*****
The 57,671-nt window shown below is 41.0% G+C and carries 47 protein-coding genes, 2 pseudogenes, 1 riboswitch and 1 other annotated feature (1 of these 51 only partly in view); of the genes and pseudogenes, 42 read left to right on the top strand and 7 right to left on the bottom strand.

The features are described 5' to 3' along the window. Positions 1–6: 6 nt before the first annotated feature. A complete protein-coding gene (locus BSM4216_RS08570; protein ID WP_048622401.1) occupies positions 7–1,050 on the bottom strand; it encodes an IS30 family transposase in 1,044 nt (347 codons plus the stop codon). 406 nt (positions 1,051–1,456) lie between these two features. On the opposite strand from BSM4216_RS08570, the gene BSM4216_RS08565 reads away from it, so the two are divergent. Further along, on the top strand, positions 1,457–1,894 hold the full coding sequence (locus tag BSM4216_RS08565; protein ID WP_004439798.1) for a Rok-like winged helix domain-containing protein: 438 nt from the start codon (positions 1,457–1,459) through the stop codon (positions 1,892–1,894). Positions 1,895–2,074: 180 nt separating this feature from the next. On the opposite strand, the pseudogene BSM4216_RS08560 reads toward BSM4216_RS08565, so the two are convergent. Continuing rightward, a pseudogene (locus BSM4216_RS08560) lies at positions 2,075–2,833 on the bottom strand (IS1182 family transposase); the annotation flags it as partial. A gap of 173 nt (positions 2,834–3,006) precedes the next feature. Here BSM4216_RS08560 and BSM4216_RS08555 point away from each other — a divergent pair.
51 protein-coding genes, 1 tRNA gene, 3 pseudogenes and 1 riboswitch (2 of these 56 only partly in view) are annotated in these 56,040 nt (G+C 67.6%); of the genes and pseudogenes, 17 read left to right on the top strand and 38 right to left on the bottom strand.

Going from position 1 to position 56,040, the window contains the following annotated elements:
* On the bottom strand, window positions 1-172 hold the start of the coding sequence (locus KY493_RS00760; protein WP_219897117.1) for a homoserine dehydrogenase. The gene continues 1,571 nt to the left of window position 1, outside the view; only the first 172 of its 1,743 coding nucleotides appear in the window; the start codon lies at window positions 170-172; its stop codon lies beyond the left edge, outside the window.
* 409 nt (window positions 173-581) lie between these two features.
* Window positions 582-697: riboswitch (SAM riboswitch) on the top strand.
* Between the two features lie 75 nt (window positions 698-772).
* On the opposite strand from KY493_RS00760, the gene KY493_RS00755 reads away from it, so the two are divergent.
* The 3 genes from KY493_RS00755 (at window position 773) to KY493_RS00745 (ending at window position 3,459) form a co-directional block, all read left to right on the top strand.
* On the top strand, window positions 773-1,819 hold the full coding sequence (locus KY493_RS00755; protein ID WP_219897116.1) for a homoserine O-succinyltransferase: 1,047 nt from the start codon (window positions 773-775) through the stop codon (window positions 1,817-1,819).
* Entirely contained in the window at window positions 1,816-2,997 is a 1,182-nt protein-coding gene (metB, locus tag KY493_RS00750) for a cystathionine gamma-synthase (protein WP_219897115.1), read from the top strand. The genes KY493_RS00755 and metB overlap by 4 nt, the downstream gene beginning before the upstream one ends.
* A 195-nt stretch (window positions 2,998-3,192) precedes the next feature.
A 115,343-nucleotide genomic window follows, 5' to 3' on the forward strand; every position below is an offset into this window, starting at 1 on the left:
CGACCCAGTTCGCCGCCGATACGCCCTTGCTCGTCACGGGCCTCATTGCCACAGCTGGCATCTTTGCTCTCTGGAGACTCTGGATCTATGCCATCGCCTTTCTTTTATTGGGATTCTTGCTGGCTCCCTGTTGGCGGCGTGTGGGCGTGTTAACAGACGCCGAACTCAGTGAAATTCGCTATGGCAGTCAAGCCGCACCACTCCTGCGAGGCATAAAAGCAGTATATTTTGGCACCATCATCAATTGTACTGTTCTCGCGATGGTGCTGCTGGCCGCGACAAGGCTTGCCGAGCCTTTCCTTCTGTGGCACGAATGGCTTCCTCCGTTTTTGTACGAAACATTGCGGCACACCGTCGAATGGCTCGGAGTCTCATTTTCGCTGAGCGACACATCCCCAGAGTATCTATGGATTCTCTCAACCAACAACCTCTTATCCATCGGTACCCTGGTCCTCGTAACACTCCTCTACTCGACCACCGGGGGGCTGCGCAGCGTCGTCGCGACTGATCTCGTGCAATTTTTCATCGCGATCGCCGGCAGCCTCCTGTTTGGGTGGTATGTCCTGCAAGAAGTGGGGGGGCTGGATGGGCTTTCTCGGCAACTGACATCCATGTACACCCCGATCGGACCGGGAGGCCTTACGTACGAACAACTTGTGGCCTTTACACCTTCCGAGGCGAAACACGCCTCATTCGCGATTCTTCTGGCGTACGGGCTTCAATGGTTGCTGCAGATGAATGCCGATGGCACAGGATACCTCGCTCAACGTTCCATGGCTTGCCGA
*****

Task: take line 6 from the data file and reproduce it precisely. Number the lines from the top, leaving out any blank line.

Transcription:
* 409 nt (window positions 173-581) lie between these two features.